During 1993-94, Indian Railways decided to look for a new passenger coach design which would be lighter and capable of higher speeds compared to the existing rakes. The main features of the Railways' specification were India's need for high speed light weight coaches to run in Indian Railways within the present infrastructure i.e. specific railway and track conditions along with the specific environmental conditions in India and the operating speed of 160 km/h.[4][9] It was decided by the Railways that the design would first be tried in the Rail Coach Factory in Kapurthala (RCF), and upon successful completion of this trial, it would be tried in the Integral Coach Factory in Perambur.[5] In 1995, after a global selection process, Alstom-LHB received the order from Indian Railways to design and develop a new passenger coach under a transfer of technology agreement.[9] As part of the order, Alstom-LHB had to execute two contracts, one for the supply of "Light Weight High Speed Coaches for Broad Gauge"[4] which includes the development, design and manufacture of 19 AC 2nd Class Chair Cars, 2 AC Executive Class Chair Cars and 3 Generator-cum-Brake vans[12] and the other contract for the "Transfer of Technology" which includes the transfer of technology for design and manufacturing, the training of Indian Railways personnel in the premises of the manufacturer and the technical assistance at RCF during the start of production.[5] Out of the 24 coaches imported from Germany, all of them mostly being Air Conditioned chair cars,[13] the first lot were used for New Delhi-Lucknow Shatabdi Express on a trial basis. It didn't turn out be successful as the coaches' wide windows were targets of mischief and stone-pelting. Railways had to use sealing tapes to tape up the bruised windows.[9] When these rakes were brought into service, couplers came unstuck and the data collected from the passenger feedback showed that the air conditioning was not "very effective". They were withdrawn from service and after attending to the problems, Railways reintroduced them on the New Delhi-Lucknow Shatabdi Express and proved successful.[9][14] The RCF began to manufacture other variants of LHB design like the air conditioned first class, AC 2 tier sleeper, AC 3 tier sleeper, hot buffet (pantry) car etc., from 2001 to 2002, and rolled out its first rake in December 2002. The first such rake was introduced for Mumbai-New Delhi Rajdhani Express in December, 2003.[13] Up to March 2011, 997 LHB coaches were produced by the RCF.[15][16] All of these coaches are being used in premier super fast express trains like Rajdhani, Shatabdi and Duronto Express and have been offering better passenger comfort.[17]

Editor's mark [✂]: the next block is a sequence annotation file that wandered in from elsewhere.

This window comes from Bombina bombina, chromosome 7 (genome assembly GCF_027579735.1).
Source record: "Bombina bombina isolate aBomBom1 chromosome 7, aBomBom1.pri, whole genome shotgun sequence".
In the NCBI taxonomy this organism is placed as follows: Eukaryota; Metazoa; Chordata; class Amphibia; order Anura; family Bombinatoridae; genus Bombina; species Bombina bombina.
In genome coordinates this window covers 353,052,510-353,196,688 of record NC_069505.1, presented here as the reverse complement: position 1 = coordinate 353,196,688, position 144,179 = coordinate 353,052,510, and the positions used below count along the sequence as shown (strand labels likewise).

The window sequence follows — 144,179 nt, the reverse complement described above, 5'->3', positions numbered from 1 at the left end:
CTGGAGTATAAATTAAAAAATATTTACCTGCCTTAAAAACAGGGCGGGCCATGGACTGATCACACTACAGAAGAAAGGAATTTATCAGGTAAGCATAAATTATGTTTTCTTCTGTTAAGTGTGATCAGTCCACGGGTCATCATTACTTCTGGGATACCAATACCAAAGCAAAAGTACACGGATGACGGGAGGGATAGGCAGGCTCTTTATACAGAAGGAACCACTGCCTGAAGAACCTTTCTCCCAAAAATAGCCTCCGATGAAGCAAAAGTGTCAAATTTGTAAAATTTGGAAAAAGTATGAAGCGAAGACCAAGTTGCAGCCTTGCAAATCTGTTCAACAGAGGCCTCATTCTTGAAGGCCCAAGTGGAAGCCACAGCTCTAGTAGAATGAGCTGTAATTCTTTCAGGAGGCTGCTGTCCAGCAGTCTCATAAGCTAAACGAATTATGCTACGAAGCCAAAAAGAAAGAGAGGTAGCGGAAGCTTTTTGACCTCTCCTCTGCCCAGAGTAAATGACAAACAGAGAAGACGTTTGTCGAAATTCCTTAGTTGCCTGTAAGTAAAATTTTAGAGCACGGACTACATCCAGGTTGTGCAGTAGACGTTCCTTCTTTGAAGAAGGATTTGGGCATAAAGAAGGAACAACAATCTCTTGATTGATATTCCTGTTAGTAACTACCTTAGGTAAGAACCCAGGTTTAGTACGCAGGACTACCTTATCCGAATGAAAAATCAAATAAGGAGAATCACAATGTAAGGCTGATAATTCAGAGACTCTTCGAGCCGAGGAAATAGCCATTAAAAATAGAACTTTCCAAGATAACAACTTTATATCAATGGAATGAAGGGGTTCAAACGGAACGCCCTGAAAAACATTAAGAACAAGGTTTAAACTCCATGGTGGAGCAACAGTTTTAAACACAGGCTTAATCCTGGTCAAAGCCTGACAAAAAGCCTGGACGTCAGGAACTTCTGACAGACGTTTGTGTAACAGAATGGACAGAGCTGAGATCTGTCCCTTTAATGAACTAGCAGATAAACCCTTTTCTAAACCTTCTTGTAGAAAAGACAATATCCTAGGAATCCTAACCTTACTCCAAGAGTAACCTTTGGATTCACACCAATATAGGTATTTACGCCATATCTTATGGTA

Production and Usage


During 2010-11, RCF produced 458 LHB coaches[18] and 300 coaches during 2011-12 and has planned to produce 693 coaches during the 2012-13 fiscal.[19] Presently LHB coaches are seen only in premium airconditioned services such as Rajdhani, Shatabdi and Duronto trains owing to high cost of manufacture.[18] However, Indian Railways have decided to replace the conventional ICF-made coaches with the LHB coaches in all the trains by the end of 2016. RCF, Kapurthala had started the production of non-AC LHB coaches and implemented those in Punjab for the first time. Soon, they are planned to be used in the Northern Railways' busiest route - Delhi-Patna-Dhanbad route.[20] A rail coach factory has been sanctioned at Palakkad, Kerala in public private partnership mode for production of LHB coaches.[21] Once completed, this factory would produce 400 coaches annually.[22]